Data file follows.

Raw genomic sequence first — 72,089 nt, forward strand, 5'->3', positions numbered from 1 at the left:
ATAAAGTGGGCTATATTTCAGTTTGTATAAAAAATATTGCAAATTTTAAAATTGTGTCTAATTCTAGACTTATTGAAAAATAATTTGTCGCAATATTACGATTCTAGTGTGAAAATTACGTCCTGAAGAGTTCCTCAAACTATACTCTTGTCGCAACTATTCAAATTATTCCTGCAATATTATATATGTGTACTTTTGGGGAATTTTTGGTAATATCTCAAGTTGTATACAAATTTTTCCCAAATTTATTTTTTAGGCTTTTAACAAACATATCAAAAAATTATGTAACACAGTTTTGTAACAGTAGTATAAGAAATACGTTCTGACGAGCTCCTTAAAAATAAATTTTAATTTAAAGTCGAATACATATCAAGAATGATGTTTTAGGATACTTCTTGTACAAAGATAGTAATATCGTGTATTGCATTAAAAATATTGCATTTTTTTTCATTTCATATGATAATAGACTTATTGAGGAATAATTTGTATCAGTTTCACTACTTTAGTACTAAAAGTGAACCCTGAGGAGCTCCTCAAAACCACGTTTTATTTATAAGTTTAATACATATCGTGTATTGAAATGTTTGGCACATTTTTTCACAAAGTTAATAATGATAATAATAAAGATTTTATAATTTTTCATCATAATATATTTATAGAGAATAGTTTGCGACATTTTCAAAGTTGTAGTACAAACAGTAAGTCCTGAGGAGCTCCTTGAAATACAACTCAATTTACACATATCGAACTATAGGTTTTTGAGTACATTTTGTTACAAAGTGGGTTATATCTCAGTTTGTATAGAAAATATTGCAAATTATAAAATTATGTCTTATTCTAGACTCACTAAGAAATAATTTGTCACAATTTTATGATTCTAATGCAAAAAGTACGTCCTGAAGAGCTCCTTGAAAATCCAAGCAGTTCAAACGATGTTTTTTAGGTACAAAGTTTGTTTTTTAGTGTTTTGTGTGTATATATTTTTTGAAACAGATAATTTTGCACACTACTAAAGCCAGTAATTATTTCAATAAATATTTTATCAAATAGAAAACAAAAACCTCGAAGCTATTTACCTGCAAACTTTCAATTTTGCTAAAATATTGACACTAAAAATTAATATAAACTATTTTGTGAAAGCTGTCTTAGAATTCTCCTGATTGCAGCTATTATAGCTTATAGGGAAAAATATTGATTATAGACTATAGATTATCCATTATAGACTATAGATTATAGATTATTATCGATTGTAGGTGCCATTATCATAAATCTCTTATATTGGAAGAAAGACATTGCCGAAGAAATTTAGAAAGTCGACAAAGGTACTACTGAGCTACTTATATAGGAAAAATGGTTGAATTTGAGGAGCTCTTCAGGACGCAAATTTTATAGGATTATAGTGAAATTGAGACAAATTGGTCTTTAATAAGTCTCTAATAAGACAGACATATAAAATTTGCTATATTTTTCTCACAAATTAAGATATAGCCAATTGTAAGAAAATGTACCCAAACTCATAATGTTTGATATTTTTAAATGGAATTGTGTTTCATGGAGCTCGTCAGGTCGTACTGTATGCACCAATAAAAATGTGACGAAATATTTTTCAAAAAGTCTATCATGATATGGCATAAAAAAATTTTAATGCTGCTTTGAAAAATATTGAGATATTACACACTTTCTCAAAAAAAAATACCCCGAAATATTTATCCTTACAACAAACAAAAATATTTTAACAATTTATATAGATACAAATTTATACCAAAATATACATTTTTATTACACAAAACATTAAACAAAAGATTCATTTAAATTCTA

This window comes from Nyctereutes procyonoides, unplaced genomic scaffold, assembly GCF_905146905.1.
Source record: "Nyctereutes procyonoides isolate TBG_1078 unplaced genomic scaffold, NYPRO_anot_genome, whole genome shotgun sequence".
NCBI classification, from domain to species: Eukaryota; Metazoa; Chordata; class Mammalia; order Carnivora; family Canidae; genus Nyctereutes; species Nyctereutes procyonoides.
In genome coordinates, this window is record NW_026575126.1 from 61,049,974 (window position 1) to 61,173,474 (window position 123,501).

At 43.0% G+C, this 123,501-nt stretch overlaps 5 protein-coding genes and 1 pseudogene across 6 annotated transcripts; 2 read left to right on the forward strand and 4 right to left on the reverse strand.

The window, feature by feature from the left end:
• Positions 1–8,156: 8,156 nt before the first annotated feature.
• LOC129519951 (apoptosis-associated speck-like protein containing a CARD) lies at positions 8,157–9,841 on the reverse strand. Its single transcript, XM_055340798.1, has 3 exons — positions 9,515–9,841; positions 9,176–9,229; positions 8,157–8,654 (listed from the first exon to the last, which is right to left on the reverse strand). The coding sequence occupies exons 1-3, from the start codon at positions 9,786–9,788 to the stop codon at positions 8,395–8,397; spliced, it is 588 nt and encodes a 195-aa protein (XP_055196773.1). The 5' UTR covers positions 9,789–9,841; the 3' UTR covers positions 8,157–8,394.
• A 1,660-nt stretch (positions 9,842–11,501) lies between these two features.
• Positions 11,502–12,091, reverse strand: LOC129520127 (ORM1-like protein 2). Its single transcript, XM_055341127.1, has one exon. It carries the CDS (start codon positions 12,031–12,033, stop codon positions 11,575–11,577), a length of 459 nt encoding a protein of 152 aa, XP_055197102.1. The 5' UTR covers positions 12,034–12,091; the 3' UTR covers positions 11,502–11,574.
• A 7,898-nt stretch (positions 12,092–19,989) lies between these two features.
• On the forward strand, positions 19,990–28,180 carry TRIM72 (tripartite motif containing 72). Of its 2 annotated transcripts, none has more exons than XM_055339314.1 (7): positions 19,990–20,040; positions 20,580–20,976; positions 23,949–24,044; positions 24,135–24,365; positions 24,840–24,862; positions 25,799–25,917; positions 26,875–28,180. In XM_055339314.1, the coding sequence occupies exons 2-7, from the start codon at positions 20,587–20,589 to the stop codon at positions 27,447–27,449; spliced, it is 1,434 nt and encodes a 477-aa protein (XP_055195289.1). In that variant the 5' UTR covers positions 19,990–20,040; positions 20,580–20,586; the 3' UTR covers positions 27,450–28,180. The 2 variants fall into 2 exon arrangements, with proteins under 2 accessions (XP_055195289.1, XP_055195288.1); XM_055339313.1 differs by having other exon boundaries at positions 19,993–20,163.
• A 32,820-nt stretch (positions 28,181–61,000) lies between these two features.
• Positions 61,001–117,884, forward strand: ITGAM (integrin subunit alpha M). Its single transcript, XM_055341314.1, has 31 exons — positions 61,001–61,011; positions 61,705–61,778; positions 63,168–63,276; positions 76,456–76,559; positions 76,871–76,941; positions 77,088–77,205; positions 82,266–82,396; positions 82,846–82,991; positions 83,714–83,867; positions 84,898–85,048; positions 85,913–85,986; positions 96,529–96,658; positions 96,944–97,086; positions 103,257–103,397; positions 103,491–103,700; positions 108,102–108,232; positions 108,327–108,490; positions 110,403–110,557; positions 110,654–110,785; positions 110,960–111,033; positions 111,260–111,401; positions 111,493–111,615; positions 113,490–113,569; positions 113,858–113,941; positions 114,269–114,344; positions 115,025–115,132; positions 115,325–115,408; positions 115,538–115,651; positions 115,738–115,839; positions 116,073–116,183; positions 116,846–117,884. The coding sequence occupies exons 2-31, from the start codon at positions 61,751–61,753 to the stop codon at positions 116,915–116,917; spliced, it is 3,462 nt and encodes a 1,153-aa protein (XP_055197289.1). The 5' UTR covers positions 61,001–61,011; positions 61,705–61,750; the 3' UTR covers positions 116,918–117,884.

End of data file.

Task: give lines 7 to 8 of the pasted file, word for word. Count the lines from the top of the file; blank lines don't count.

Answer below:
At 43.0% G+C, this 123,501-nt stretch overlaps 5 protein-coding genes and 1 pseudogene across 6 annotated transcripts; 2 read left to right on the forward strand and 4 right to left on the reverse strand.

The window, feature by feature from the left end: